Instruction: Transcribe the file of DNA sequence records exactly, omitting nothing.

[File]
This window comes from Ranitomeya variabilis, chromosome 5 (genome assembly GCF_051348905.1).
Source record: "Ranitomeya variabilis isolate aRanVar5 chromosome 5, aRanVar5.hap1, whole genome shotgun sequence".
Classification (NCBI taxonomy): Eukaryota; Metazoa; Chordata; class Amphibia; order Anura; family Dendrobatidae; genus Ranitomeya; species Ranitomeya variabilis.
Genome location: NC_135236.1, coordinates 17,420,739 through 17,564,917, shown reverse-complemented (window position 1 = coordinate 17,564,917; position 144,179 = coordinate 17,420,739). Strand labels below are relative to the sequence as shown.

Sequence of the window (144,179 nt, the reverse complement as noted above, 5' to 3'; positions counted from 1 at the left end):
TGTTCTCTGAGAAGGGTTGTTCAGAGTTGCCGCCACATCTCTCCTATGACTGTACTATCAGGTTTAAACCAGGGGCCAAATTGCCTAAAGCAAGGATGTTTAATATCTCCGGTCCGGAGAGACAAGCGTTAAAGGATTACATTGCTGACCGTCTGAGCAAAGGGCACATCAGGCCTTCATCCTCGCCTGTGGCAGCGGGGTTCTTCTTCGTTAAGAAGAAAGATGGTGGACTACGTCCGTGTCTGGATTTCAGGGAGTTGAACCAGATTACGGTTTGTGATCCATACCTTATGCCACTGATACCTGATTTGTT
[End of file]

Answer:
This window comes from Ranitomeya variabilis, chromosome 5 (genome assembly GCF_051348905.1).
Source record: "Ranitomeya variabilis isolate aRanVar5 chromosome 5, aRanVar5.hap1, whole genome shotgun sequence".
Classification (NCBI taxonomy): Eukaryota; Metazoa; Chordata; class Amphibia; order Anura; family Dendrobatidae; genus Ranitomeya; species Ranitomeya variabilis.
Genome location: NC_135236.1, coordinates 17,420,739 through 17,564,917, shown reverse-complemented (window position 1 = coordinate 17,564,917; position 144,179 = coordinate 17,420,739). Strand labels below are relative to the sequence as shown.

Sequence of the window (144,179 nt, the reverse complement as noted above, 5' to 3'; positions counted from 1 at the left end):
TGTTCTCTGAGAAGGGTTGTTCAGAGTTGCCGCCACATCTCTCCTATGACTGTACTATCAGGTTTAAACCAGGGGCCAAATTGCCTAAAGCAAGGATGTTTAATATCTCCGGTCCGGAGAGACAAGCGTTAAAGGATTACATTGCTGACCGTCTGAGCAAAGGGCACATCAGGCCTTCATCCTCGCCTGTGGCAGCGGGGTTCTTCTTCGTTAAGAAGAAAGATGGTGGACTACGTCCGTGTCTGGATTTCAGGGAGTTGAACCAGATTACGGTTTGTGATCCATACCTTATGCCACTGATACCTGATTTGTT